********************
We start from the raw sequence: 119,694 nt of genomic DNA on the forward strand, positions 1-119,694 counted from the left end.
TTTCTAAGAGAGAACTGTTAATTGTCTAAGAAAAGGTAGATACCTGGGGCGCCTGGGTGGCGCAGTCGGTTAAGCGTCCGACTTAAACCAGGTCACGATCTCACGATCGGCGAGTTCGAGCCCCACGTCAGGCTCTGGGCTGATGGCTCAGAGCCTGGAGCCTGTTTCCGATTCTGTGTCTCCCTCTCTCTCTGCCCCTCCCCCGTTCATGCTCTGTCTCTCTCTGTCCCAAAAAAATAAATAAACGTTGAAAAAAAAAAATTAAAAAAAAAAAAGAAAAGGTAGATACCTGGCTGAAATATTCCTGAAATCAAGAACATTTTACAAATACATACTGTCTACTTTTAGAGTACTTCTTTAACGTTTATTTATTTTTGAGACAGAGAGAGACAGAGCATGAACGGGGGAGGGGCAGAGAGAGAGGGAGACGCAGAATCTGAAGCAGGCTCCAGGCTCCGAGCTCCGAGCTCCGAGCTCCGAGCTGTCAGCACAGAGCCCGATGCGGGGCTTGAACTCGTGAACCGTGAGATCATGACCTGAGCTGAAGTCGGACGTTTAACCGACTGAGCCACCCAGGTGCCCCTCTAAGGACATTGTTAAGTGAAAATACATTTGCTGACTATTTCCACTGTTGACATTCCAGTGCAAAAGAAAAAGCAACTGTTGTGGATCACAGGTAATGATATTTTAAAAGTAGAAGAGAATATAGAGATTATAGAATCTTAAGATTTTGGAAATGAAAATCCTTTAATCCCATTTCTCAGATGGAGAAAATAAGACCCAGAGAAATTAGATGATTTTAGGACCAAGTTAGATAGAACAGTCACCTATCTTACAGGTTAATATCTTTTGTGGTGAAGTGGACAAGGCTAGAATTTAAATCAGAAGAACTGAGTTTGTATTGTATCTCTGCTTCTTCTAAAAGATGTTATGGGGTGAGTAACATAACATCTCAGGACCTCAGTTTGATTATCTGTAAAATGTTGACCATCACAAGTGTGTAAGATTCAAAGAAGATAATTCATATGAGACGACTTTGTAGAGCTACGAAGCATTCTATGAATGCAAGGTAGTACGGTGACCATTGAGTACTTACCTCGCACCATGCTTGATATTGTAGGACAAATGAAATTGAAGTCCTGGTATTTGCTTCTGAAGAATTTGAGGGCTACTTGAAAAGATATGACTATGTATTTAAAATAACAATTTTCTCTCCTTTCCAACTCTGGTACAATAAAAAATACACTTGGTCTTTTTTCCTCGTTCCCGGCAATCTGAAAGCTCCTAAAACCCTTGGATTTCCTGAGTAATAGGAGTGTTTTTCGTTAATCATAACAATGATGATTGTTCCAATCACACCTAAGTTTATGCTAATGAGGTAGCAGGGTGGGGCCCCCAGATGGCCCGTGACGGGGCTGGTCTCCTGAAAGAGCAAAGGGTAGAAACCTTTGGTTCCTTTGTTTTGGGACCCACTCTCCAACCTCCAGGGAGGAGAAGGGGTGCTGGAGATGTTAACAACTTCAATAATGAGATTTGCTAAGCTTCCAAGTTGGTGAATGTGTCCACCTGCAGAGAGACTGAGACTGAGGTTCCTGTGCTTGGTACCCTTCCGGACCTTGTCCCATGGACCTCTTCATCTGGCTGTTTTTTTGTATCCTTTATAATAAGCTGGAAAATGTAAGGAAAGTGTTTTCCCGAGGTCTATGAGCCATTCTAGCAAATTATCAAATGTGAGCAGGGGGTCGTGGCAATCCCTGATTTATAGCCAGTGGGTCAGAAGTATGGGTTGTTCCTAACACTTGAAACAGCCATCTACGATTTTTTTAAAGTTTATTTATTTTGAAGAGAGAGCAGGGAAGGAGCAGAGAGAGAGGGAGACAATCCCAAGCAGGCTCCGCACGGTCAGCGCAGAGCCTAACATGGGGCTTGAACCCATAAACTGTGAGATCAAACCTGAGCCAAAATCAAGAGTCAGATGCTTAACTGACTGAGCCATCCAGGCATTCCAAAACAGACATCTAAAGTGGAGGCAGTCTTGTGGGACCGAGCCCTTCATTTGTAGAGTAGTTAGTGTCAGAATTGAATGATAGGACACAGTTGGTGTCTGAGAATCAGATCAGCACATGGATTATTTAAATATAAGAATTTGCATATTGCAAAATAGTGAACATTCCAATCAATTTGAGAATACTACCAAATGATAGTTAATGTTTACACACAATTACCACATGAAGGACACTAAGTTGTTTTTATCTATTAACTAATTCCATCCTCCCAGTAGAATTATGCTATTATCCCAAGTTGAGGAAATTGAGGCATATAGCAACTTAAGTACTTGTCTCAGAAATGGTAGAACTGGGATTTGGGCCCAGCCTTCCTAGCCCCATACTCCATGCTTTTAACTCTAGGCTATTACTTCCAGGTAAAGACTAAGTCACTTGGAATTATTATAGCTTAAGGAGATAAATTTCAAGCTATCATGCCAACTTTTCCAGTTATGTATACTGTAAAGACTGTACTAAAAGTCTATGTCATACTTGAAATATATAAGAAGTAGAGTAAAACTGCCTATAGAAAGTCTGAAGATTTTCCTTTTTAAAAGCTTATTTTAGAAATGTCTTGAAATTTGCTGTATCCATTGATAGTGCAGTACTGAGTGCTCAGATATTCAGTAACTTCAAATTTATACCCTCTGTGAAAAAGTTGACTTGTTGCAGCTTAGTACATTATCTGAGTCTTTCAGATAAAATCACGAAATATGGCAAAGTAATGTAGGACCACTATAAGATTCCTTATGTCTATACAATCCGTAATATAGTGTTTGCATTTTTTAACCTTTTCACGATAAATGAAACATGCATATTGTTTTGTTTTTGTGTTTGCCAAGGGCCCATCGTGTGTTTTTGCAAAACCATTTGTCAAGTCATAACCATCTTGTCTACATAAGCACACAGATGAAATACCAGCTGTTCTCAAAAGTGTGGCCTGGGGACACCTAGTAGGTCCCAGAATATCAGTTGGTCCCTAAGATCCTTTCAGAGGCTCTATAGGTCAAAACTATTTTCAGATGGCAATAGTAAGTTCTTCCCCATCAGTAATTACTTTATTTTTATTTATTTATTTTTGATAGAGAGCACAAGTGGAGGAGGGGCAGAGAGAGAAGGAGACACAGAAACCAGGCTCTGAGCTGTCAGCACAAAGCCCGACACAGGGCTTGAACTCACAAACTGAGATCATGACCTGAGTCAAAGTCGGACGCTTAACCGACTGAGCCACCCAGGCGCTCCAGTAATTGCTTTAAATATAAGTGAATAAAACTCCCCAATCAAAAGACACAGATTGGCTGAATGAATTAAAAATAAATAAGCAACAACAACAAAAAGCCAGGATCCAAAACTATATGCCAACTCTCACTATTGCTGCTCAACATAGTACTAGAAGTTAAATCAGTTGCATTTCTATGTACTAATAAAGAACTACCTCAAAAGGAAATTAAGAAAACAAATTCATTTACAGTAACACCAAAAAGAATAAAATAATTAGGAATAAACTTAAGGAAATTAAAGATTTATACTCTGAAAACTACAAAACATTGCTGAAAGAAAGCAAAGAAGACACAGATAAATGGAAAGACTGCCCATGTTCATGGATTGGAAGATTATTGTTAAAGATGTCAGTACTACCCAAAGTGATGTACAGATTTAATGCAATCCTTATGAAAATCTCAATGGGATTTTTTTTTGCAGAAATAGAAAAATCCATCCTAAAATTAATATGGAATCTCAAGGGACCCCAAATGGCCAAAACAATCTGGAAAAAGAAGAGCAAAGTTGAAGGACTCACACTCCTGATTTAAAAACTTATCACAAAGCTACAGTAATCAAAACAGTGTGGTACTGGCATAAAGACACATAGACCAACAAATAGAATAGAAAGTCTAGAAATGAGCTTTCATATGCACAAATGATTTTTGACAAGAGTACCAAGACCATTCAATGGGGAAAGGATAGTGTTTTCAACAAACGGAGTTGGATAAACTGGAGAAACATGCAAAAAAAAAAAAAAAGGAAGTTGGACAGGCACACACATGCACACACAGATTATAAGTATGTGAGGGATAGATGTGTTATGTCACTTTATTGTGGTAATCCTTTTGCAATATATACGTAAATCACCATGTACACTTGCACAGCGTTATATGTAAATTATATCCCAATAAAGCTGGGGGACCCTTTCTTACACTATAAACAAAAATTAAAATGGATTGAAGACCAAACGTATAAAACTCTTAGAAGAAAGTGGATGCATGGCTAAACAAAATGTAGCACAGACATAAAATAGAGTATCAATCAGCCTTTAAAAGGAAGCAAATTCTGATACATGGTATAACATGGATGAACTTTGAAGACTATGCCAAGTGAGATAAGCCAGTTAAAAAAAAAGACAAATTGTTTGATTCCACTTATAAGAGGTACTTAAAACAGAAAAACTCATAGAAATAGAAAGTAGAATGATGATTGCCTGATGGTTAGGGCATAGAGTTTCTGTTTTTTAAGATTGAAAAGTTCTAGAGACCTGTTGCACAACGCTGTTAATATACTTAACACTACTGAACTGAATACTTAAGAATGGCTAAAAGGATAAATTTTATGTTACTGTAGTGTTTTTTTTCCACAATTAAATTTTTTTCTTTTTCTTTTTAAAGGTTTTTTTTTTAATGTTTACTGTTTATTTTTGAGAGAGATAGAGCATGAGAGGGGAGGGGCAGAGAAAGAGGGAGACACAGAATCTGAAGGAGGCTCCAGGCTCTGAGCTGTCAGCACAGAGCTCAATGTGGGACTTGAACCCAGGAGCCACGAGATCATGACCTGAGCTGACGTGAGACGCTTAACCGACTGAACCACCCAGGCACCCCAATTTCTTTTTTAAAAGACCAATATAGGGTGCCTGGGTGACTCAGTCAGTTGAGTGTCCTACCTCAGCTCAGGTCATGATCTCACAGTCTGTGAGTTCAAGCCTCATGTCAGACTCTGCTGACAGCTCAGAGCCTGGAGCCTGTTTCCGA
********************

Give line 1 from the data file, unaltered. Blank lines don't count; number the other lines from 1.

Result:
We start from the raw sequence: 119,694 nt of genomic DNA on the forward strand, positions 1-119,694 counted from the left end.